THE UK Labour Party has “categorically” ruled out a second independence referendum taking place in the next 10 years.

Senior shadow cabinet member David Lammy was unequivocal as he was asked about his party’s stance on another vote.

It follows Nicola Sturgeon firing the starting gun on the Yes campaign, with her government confirming on Wednesday that it plans to hold a ballot in October 2023.

Lammy, Labour’s shadow foreign secretary, was asked on Sky News if he could rule out indyref2 at any point in the next 10 years.

He replied: “Categorically. We are a Unionist party. We believe in the Union. We can rule that out categorically.”

The Labour frontbencher was also pressed on whether the “branch office in Glasgow is going to be saying exactly the same thing”, He said: “Yes”.

READ MORE: Boris Johnson refuses to say why Scotland can't be independent at PMQs

The First Minister launched the new independence campaign at Bute House on Tuesday as she unveiled the first in a series of papers which will form a new prospectus for independence.

She insisted the vote will take place with or without Westminster’s consent.

Scottish Labour leader Anas Sarwar branded Sturgeon's speech "a disappointing return to the politics of the past", insisting the majority of Scots are opposed to independence.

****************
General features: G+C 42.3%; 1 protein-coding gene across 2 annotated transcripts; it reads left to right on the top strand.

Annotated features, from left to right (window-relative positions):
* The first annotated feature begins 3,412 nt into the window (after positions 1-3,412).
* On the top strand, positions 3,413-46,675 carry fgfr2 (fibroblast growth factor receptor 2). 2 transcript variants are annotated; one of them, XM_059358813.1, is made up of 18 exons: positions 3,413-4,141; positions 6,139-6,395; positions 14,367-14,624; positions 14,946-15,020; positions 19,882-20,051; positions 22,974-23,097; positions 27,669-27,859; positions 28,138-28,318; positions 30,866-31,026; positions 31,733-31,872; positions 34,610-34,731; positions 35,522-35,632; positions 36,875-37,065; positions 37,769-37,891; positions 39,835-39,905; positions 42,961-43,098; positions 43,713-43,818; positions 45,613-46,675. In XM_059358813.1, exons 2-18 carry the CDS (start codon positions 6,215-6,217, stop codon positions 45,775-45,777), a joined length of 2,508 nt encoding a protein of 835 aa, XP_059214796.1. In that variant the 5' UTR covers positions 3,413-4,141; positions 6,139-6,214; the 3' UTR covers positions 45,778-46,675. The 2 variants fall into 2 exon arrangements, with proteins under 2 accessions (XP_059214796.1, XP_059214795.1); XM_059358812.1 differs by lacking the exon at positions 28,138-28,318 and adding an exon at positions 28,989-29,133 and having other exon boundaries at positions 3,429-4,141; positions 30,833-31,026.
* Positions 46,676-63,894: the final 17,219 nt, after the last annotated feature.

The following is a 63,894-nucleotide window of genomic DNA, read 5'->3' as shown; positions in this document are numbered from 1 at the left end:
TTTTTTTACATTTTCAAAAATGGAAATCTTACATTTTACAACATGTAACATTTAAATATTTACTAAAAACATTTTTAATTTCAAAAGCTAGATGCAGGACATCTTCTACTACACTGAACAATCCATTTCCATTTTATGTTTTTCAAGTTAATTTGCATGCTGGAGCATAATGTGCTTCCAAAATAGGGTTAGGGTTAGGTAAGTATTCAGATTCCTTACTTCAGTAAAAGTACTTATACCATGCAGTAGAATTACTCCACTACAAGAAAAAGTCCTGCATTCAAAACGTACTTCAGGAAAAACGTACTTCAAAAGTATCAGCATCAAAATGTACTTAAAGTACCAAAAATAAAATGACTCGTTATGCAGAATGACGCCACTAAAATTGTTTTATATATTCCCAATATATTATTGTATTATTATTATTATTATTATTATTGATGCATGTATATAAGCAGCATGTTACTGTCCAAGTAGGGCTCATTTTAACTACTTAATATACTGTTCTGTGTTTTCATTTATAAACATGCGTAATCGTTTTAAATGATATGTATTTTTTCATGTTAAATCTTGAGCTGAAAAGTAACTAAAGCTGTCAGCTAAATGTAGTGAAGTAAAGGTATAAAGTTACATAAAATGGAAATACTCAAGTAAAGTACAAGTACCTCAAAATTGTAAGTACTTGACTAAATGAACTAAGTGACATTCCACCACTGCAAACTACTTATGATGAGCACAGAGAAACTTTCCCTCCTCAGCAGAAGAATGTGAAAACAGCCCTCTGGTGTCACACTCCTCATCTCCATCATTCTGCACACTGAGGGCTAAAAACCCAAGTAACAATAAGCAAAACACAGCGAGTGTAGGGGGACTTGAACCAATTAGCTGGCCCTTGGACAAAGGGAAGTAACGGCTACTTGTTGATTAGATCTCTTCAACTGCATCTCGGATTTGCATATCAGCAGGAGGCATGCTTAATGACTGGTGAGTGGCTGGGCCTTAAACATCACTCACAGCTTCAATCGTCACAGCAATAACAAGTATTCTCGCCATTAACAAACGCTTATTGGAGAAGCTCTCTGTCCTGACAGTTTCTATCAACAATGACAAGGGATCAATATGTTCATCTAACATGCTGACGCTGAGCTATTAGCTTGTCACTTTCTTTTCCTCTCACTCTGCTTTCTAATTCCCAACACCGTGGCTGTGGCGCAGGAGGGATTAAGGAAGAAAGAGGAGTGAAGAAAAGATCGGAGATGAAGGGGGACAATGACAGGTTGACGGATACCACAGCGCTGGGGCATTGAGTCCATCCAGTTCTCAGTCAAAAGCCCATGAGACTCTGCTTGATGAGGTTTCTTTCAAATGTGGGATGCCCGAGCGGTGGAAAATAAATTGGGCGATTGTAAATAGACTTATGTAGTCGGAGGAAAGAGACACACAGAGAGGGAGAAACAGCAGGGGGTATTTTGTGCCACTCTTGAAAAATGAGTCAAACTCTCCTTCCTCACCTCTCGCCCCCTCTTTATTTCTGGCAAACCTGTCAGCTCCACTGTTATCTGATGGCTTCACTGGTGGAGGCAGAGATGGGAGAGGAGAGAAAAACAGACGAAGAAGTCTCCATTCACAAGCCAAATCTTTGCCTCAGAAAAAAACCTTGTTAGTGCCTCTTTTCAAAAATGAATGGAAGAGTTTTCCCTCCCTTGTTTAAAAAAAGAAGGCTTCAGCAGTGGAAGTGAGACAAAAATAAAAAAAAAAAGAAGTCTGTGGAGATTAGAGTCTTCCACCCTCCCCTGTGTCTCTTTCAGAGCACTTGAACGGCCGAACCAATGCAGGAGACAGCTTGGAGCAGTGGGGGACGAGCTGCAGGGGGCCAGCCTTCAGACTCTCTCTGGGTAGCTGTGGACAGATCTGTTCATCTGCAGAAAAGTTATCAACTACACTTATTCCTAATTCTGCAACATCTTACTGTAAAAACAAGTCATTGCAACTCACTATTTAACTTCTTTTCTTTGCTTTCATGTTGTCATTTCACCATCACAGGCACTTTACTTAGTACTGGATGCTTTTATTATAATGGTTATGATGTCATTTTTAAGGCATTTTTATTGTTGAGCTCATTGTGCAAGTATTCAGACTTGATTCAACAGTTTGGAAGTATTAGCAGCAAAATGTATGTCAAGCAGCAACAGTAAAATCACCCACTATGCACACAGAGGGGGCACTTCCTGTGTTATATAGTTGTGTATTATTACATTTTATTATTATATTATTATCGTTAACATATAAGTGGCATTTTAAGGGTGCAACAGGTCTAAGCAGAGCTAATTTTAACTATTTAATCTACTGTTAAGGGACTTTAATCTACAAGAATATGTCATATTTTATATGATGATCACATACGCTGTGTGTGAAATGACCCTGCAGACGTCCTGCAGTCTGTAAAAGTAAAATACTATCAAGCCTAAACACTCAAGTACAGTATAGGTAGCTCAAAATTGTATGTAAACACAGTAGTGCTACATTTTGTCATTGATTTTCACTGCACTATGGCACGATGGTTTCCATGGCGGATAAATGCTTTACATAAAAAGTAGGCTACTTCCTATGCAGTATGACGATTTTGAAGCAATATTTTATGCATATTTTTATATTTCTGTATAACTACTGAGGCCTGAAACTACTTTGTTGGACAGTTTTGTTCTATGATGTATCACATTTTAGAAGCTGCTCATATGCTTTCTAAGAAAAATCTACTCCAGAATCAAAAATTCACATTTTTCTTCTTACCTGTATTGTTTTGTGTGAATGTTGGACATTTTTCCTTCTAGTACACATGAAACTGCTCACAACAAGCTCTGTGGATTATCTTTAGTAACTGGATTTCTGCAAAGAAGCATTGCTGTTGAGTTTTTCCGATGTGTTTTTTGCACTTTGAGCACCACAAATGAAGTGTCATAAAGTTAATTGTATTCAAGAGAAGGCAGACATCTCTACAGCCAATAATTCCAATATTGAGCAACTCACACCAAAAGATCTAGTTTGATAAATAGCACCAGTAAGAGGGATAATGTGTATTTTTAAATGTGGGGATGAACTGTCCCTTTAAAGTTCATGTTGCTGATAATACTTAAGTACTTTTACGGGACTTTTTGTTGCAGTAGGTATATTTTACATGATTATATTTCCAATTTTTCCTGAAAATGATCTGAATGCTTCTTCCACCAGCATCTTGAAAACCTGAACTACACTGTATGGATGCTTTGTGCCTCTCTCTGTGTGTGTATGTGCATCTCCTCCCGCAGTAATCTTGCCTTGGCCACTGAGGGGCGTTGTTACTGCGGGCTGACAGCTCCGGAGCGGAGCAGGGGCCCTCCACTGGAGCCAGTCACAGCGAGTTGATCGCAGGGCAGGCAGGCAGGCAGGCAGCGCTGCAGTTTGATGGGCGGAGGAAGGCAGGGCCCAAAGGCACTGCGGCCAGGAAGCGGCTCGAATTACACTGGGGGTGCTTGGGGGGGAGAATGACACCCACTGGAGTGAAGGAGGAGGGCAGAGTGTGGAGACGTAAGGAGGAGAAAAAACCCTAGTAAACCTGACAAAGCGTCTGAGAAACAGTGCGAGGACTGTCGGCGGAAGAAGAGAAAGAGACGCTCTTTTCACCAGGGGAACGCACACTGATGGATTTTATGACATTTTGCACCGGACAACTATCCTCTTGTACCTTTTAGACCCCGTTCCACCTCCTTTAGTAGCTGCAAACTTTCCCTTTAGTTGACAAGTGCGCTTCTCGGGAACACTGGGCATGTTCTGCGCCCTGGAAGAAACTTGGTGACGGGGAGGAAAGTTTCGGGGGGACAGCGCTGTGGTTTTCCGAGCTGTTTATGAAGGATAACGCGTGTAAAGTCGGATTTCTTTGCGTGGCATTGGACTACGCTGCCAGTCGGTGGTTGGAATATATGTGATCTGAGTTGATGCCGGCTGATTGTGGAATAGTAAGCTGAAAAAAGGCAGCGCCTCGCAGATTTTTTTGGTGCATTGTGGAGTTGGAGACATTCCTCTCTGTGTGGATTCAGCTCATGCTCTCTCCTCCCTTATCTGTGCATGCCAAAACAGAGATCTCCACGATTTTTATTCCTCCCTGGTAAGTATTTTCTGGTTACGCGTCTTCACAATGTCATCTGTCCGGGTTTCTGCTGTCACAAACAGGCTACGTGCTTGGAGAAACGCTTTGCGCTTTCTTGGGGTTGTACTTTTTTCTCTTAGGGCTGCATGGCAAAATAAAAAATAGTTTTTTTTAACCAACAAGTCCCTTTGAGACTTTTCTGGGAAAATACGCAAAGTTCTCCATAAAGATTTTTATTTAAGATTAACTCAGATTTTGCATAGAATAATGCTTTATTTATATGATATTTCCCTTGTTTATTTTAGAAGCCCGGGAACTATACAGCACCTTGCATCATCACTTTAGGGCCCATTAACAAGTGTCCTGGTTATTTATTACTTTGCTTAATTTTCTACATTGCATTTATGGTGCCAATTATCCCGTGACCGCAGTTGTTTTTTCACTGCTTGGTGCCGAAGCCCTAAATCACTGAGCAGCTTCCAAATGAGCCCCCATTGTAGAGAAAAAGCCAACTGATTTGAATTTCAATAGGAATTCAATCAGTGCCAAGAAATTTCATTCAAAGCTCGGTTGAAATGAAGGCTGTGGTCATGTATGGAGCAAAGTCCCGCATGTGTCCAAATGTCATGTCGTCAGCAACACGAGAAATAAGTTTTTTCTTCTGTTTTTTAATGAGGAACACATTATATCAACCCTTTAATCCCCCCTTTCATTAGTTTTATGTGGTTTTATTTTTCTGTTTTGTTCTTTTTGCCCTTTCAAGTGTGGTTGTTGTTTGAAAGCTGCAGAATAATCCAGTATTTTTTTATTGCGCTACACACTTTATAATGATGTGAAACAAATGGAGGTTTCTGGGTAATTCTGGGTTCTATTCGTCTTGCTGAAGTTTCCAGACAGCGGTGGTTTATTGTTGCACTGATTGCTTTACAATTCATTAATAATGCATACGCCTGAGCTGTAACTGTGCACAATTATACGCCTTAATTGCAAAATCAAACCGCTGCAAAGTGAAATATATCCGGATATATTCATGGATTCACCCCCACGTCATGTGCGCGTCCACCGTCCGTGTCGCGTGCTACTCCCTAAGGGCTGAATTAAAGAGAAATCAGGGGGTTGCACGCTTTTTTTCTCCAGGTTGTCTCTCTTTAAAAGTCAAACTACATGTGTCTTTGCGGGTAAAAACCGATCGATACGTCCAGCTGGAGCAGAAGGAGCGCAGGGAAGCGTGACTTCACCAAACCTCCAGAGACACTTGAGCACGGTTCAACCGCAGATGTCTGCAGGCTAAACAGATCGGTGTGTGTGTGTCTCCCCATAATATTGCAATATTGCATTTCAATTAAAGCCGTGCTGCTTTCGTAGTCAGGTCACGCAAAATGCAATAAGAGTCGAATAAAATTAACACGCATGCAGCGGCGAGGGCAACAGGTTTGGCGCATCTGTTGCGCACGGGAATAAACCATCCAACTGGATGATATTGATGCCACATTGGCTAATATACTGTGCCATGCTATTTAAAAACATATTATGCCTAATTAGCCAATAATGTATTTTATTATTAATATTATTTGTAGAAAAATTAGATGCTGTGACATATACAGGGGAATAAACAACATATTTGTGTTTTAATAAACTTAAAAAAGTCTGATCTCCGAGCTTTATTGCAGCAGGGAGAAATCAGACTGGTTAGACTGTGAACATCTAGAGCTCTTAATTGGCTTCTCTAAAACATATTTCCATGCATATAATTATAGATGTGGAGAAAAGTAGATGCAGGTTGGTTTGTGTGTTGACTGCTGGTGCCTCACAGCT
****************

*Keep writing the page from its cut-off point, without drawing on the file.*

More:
He urged the SNP leader not to "turn her back" on other vital issues to "focus on her own obsession" with independence.

At her Edinburgh press conference, the First Minister dismissed claims that another referendum would be a distraction.

She also noted there is a "decisive majority" of pro-independence MSPs in Holyrood – the same criteria which saw the Tories grant a Section 30 order a decade ago.

Lammy predicted a Yes victory in a future referendum when quizzed about the constitutional question in 20202.

He told the Pod Save The World podcast: "The culture and temperament in Scotland has now swung entirely behind the SNP, and if you think about it, from their point of view they want to remain in the European Union.

"They have a history ... as an independent country. They are very likely to get that independence vote, and they are likely to vote for independence."